Andrew McCarthy, the U.S. prosecutor who won a guilty verdict against Rahman in 1995 for plotting terrorist attacks in the United States, explained the hidden aggression behind the “word of truth” phrase used by Rahman and other Islamic activists:
When [Rahman] was finally brought to trial after nearly three years in prison, the Blind Sheikh resolved to make this lesson the leitmotif of his defense before the courts of Egypt, a nation which purports, above all else, to honor Islamic law. Betting that his incontestable mastery of that [Koranic text] would transform him from a feeble prisoner into an intimidating presence, Abdel Rahman delivered an unflinching tour de force …
[Rahman] embarked on a brazen defense of the [Sadat-killing] conspirators. It was as if he were a professor objectifying a historic event remote from himself. If the killers had acted honorably, how dare the tribunal accuse them, much less condemn him?…
Jihad is not merely a duty. It is, as Abdel Rahman ceaselessly counseled his disciples, “the peak of a full [embrace] of Islam … [T]here is no work that equals jihad.” Acts of jihad could not be condemned. What were condemnable were efforts by cowardly clerics and corrupt rulers—using the prestige of their positions to distort jihad’s true meaning—to divert Muslims from this sacred striving…
These commands held that society must be governed by sharia; if it is not, it becomes the individual duty of every Muslim to perform jihad against the regime until it is either overthrown or enforces God’s law as God decreed it. This self-evident truth, Abdel Rahman thundered, required no scholar to interpret and no fatwa to vindicate. Thus, Sadat’s slayers were performing a sacred duty, and it was pointless to quibble over whether it had been authorized by him or by any man; it was dictated by the Qur’an, which Muslims can read for themselves.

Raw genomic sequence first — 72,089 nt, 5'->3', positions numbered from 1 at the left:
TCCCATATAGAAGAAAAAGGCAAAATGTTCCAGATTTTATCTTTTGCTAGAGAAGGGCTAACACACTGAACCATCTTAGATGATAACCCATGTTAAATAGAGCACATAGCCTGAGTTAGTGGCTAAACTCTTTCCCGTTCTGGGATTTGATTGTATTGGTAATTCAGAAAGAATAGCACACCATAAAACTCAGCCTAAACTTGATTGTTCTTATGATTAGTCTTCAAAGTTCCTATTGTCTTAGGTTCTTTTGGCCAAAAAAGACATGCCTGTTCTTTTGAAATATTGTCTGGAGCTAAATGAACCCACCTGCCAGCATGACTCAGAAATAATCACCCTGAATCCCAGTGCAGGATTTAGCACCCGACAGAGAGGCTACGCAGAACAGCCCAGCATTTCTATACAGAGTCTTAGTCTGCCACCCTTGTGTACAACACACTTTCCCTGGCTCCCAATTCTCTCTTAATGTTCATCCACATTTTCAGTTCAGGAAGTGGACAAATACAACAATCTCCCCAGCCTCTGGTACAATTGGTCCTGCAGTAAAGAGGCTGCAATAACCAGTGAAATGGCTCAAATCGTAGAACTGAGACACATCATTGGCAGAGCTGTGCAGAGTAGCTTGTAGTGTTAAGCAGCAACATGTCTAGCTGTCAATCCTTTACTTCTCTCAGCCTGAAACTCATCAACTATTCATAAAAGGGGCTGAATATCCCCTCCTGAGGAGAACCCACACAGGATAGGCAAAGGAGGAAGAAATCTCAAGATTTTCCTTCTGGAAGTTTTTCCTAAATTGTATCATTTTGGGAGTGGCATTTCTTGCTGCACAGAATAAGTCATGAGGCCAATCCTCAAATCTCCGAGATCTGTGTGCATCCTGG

It was a strategy as brilliant as it was frightening… And so he was acquitted.
The proceedings burnished his legend. He was lionized not for being innocent but because he had staked his life on the unshakable conceit that God approved his actions, and he had been delivered. He had spoken a word of truth to the tyrant. Through all his sightlessness and all his infirmities, he had stared his accusers down through the sheer force of his will. A few years later, he would write a book based largely on his browbeating of the court. He called it A Word of Truth. The phrase thereafter became his insufferable signature, right down to the last will and testament he issued twenty years later from his American prison cell, imploring followers: “Do not have my blood [be] in vain. Seek for me my revenge, the most violent revenge. And remember a brother of yours who said a word of truth and was killed in the sake of God.”
Sarsour’s invocation of her hometown radical cleric’s catch-phrase is also notable because she began her ISNA jihad speech by describing herself as a student of another Brooklyn cleric, Siraj al-Wahhajj:
My favorite person in this room, that’s mutual, is Imam Siraj Wahhaj, who has been a mentor, and motivator and encourager of mine, someone who has taught me to speak truth to power and not worry about the consequences, someone who has taught me we are on this earth to please Allah, and only Allah, that we are not here to please any man or women on this Earth, so I’m grateful to you, Imam Siraj … I’m grateful to you Imam Siraj, God bless you and protect you for a long time because we need you now more than ever.
In 1995, Siraj Wahhaj served as a courtroom character witness for Rahman, the Brooklyn-based Egyptian cleric who used a “word of truth” to justify the killing of Egypt’s president. “He is a well-known scholar, he is a respected scholar,” Wahhaj said about Rahman during the courtroom trial, continuing:
You know, people in the community, they talk about well-known scholars and he is among the ones who is mentioned. He is called the hafiz of the Koran … He memorized the entire Koran, 114 chapters. That is why I respect him. He has memorized the many statements of Prophet Mohammed, peace and blessings be upon him. And he is bold, as a strong preacher of Islam. So he is respected that way.
Sarsour defended her use of “jihad” and the “word of truth” phrase in an appearance on a radio show:
The form of jihad that I spoke about, which is very clear in the video, was ‘a word of truth in front of a tyrannical ruler.’ Which is what I engage in every day. That is equivalent to when we say ‘dissent is the highest form of patriotism’ in these United States … There is nothing to kind of back up the claim that someone like me would be even calling for something violent because this just not who I am and what I’ve been doing for the last 17 years in the United States.
Sarsour’s knowledge of Islam means she is aware that other Muslims will hear her jihad speech as a coded call for violence, says Robert Spencer, a best-selling author of books about Islam. “When she says, ‘I hope that when we stand up to those who oppress our communities, that Allah accepts from us that as a form of jihad,’ she may mean a non-violent standing up [to protest], but she has to know that when other Muslims who know the real meaning of jihad in Islam hear that, they will hear it as a call to violence,” Spencer wrote.